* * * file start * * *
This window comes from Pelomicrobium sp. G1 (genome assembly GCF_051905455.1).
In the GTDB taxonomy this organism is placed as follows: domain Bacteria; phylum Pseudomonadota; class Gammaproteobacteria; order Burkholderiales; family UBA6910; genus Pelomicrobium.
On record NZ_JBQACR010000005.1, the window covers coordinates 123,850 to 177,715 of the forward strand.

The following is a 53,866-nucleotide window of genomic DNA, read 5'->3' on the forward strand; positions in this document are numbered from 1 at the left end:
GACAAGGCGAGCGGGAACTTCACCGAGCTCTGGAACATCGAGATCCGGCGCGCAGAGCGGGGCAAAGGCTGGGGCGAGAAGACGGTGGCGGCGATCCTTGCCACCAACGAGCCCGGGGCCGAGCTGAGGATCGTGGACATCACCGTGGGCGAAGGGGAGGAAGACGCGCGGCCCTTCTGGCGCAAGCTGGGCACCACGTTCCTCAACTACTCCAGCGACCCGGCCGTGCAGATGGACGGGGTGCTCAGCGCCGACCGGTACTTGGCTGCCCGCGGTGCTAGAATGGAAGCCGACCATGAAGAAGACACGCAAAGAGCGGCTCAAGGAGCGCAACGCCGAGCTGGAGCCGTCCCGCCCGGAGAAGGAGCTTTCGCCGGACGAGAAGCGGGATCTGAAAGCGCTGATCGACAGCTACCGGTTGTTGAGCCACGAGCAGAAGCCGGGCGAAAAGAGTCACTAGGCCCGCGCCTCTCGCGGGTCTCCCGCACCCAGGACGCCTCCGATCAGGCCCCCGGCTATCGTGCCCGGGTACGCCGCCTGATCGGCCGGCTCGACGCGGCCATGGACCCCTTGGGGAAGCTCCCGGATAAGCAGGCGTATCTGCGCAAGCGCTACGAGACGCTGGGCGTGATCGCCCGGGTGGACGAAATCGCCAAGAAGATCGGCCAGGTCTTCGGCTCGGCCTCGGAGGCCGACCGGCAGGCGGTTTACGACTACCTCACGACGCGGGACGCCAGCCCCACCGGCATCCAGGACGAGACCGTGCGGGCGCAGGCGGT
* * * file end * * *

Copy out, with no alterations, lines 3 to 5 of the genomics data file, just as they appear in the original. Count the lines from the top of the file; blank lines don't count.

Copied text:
On record NZ_JBQACR010000005.1, the window covers coordinates 123,850 to 177,715 of the forward strand.

The following is a 53,866-nucleotide window of genomic DNA, read 5'->3' on the forward strand; positions in this document are numbered from 1 at the left end:
GACAAGGCGAGCGGGAACTTCACCGAGCTCTGGAACATCGAGATCCGGCGCGCAGAGCGGGGCAAAGGCTGGGGCGAGAAGACGGTGGCGGCGATCCTTGCCACCAACGAGCCCGGGGCCGAGCTGAGGATCGTGGACATCACCGTGGGCGAAGGGGAGGAAGACGCGCGGCCCTTCTGGCGCAAGCTGGGCACCACGTTCCTCAACTACTCCAGCGACCCGGCCGTGCAGATGGACGGGGTGCTCAGCGCCGACCGGTACTTGGCTGCCCGCGGTGCTAGAATGGAAGCCGACCATGAAGAAGACACGCAAAGAGCGGCTCAAGGAGCGCAACGCCGAGCTGGAGCCGTCCCGCCCGGAGAAGGAGCTTTCGCCGGACGAGAAGCGGGATCTGAAAGCGCTGATCGACAGCTACCGGTTGTTGAGCCACGAGCAGAAGCCGGGCGAAAAGAGTCACTAGGCCCGCGCCTCTCGCGGGTCTCCCGCACCCAGGACGCCTCCGATCAGGCCCCCGGCTATCGTGCCCGGGTACGCCGCCTGATCGGCCGGCTCGACGCGGCCATGGACCCCTTGGGGAAGCTCCCGGATAAGCAGGCGTATCTGCGCAAGCGCTACGAGACGCTGGGCGTGATCGCCCGGGTGGACGAAATCGCCAAGAAGATCGGCCAGGTCTTCGGCTCGGCCTCGGAGGCCGACCGGCAGGCGGTTTACGACTACCTCACGACGCGGGACGCCAGCCCCACCGGCATCCAGGACGAGACCGTGCGGGCGCAGGCGGT